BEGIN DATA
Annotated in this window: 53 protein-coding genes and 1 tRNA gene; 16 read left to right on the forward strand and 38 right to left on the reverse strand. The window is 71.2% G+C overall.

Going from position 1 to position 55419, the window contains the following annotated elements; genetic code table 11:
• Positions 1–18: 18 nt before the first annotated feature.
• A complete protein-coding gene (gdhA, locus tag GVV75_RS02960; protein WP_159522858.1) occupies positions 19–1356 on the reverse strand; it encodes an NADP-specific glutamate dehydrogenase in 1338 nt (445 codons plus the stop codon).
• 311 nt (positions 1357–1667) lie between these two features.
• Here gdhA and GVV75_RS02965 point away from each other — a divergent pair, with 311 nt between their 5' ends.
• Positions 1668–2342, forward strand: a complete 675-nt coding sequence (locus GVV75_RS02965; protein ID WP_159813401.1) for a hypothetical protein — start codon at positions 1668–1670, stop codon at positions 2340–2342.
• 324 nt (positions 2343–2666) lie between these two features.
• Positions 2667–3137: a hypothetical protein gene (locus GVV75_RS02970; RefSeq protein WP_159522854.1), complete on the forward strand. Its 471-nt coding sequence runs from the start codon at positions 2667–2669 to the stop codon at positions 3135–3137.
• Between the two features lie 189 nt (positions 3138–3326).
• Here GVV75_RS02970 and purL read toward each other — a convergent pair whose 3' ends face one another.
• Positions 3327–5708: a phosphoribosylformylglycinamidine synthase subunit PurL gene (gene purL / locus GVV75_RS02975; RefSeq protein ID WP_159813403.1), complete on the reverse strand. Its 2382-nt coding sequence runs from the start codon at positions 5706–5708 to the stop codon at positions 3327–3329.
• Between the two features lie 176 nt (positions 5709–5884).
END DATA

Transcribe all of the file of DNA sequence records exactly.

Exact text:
Annotated in this window: 53 protein-coding genes and 1 tRNA gene; 16 read left to right on the forward strand and 38 right to left on the reverse strand. The window is 71.2% G+C overall.

Going from position 1 to position 55419, the window contains the following annotated elements; genetic code table 11:
• Positions 1–18: 18 nt before the first annotated feature.
• A complete protein-coding gene (gdhA, locus tag GVV75_RS02960; protein WP_159522858.1) occupies positions 19–1356 on the reverse strand; it encodes an NADP-specific glutamate dehydrogenase in 1338 nt (445 codons plus the stop codon).
• 311 nt (positions 1357–1667) lie between these two features.
• Here gdhA and GVV75_RS02965 point away from each other — a divergent pair, with 311 nt between their 5' ends.
• Positions 1668–2342, forward strand: a complete 675-nt coding sequence (locus GVV75_RS02965; protein ID WP_159813401.1) for a hypothetical protein — start codon at positions 1668–1670, stop codon at positions 2340–2342.
• 324 nt (positions 2343–2666) lie between these two features.
• Positions 2667–3137: a hypothetical protein gene (locus GVV75_RS02970; RefSeq protein WP_159522854.1), complete on the forward strand. Its 471-nt coding sequence runs from the start codon at positions 2667–2669 to the stop codon at positions 3135–3137.
• Between the two features lie 189 nt (positions 3138–3326).
• Here GVV75_RS02970 and purL read toward each other — a convergent pair whose 3' ends face one another.
• Positions 3327–5708: a phosphoribosylformylglycinamidine synthase subunit PurL gene (gene purL / locus GVV75_RS02975; RefSeq protein ID WP_159813403.1), complete on the reverse strand. Its 2382-nt coding sequence runs from the start codon at positions 5706–5708 to the stop codon at positions 3327–3329.
• Between the two features lie 176 nt (positions 5709–5884).